The key to the programme was the linking narrations, these were written by tenor William Bouvel, who had designed the whole programme, but spoken beautifully by Sofia Troncoso. Generally short, and aphoristic, but highly poetic they formed an important and surprisingly successful link between the items.
Bouvel sang the majority of the solos, the English songs with piano accompaniment (from Richard Leach), interleaved with improvised versions of the psalms sung by Bouvel with harp accompaniment from Reid. These psalm improvisations formed an interesting linking commentary on the story, a way of giving us another view of King David's interior life. Bouvel's improvisations were generally elegantly chant-based, and combined with some lovely harp playing from Reid, but I have to confess that one or two seemed to last a little too long, and Bouvel was in danger of being a bit too monochrome, not bringing enough colour into his voice. Some of them were linked thematically to the song that they preceded. In the most intriguing sequence, Britten's folksong with harp accompaniment There's None to Soothe, ran directly into a piano based improvisation on Psalm 22 from based on the same material.
Bouvel opened with RVW's Infinite Shining Heavens displaying a lovely line and feel for the words. Bouvel has an interesting lyric voice with a fine straight edge to it and it was a number of songs before the tone had really relaxed. Britten's The Tiger was nicely vivid and Quilter's My Life's Delight saw Bouvel singing with a rounded, more relaxed tone, with a nice flowing feel in both voice and piano. Britten's There's None to Soothe was very touching, with the interesting combination of harp and voice.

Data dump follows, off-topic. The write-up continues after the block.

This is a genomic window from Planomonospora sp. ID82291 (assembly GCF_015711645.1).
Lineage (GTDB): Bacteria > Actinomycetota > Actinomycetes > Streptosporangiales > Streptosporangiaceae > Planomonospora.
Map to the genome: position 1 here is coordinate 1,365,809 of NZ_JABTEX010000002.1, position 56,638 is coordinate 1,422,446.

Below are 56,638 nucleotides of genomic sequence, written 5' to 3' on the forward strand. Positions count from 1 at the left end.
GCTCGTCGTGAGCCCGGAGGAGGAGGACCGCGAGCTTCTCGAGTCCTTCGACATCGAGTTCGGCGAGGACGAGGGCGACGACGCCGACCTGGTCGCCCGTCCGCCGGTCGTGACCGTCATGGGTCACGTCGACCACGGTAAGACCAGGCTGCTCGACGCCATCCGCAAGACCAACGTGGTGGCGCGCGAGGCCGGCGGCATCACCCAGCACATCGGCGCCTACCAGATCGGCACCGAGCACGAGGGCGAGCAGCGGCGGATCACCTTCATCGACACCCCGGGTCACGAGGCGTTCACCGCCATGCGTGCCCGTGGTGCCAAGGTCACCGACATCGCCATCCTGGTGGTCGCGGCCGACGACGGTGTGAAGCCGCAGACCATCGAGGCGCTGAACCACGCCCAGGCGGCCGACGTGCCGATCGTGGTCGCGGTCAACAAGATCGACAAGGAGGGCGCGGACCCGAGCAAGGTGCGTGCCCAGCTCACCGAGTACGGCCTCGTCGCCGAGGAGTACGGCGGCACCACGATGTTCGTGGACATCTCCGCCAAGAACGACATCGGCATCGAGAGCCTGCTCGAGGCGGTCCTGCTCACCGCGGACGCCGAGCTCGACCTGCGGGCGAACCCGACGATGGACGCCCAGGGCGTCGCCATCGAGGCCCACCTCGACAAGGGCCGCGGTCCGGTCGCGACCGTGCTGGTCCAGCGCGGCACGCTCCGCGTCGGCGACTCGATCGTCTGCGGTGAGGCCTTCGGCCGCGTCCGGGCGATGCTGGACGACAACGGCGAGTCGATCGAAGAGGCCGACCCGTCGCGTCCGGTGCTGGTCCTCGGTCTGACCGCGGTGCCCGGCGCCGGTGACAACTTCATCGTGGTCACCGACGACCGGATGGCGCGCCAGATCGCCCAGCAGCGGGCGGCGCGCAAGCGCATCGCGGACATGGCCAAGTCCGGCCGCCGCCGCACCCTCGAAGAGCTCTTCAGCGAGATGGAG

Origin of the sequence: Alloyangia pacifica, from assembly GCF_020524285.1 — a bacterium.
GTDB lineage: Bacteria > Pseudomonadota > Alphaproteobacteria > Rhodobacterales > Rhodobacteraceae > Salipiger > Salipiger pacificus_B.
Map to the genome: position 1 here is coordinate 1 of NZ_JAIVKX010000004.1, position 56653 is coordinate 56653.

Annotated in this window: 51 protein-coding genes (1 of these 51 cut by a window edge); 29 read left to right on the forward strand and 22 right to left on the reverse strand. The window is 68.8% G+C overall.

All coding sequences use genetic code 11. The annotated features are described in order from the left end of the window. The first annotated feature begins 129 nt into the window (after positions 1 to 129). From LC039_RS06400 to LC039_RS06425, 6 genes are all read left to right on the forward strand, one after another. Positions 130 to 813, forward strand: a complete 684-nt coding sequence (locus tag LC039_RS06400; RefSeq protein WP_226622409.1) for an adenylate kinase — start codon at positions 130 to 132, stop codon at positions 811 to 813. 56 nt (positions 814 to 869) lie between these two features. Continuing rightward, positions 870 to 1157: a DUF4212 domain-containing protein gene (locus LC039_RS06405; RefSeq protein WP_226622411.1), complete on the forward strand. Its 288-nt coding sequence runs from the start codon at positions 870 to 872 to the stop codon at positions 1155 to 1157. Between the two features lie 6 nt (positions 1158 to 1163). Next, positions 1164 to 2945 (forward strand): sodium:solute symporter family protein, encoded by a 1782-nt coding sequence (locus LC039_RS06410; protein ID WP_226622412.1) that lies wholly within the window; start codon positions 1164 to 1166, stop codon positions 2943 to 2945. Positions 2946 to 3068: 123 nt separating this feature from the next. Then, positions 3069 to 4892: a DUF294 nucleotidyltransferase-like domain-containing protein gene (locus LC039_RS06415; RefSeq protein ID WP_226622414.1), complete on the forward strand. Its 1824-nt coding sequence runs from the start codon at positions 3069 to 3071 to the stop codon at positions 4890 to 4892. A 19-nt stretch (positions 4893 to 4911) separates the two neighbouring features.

Troncoso sang Herbert Howells King David (with Bouvel sing King David's own lines) in a lovely modulated mezzo-soprano voice with a nice feel for the rhapsodic nature of the song.
RVW's Love Bade me Welcome and Ivor Gurney's By a Bierside were both a slightly odd fit in terms of the narrative. Bouvel again showed a lovely way with the words but has not yet developed quite the right feel for the intensity and warmth of tone needed to bring off these lyrically rhapsodic songs.
The programme concluded with Purcell's Evening Hymn, sung by Bouvel with Troncoso joining in the Hallelujahs. Here Bouvel's fine line and clear tone worked very well and his voice seemed admirably suited to this earlier style of music. It made me think that perhaps he should cast his net a bit wider for the songs in the programme and that the Gurney (which occurs at the moment that David hears about the death of Absalom) might successfully be replaced by one of the many 17th century English settings of 'When David Heard that Absalom was Dead'.
All the performers were a great credit; both Bouvel and Troncoso showed a nice feel for the English pastoral tradition with Leach as their fine accompanist. And I would have liked to have heard more of Reid's harp playing.
This was an intriguing and imaginative programme which held our attention and brought out a strong narrative sense. I did wonder whether the performers ought to have been a little more daring, perhaps using the harp more instead of the piano in the songs. In fact, I wondered whether we'd needed the piano at all. Doing the entire recital with Reid playing the accompaniments on the harp is an intriguing and rather enticing prospect.
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